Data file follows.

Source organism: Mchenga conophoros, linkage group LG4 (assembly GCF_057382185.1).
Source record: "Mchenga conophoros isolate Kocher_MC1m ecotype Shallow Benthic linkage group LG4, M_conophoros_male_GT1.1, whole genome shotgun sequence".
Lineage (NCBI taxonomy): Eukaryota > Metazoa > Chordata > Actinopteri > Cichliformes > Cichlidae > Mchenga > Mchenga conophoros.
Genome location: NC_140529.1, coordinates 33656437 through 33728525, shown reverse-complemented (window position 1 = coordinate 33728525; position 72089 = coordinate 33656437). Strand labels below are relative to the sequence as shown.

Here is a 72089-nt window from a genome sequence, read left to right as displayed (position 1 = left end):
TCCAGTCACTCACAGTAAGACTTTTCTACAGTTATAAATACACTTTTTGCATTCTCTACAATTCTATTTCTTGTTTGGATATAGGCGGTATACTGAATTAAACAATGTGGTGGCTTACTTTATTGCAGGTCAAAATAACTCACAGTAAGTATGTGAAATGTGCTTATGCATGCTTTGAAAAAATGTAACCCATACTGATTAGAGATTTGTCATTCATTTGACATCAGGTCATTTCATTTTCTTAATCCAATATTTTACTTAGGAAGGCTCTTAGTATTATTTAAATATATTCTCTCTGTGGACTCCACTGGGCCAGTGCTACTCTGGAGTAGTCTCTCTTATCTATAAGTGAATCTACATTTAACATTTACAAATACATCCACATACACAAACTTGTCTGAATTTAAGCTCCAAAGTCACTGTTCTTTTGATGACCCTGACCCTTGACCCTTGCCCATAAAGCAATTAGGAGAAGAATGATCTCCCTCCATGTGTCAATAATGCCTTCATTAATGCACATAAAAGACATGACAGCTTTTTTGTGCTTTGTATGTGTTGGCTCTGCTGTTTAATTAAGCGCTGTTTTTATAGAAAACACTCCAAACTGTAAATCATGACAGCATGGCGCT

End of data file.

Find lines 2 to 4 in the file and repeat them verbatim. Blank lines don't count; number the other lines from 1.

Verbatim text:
Source record: "Mchenga conophoros isolate Kocher_MC1m ecotype Shallow Benthic linkage group LG4, M_conophoros_male_GT1.1, whole genome shotgun sequence".
Lineage (NCBI taxonomy): Eukaryota > Metazoa > Chordata > Actinopteri > Cichliformes > Cichlidae > Mchenga > Mchenga conophoros.
Genome location: NC_140529.1, coordinates 33656437 through 33728525, shown reverse-complemented (window position 1 = coordinate 33728525; position 72089 = coordinate 33656437). Strand labels below are relative to the sequence as shown.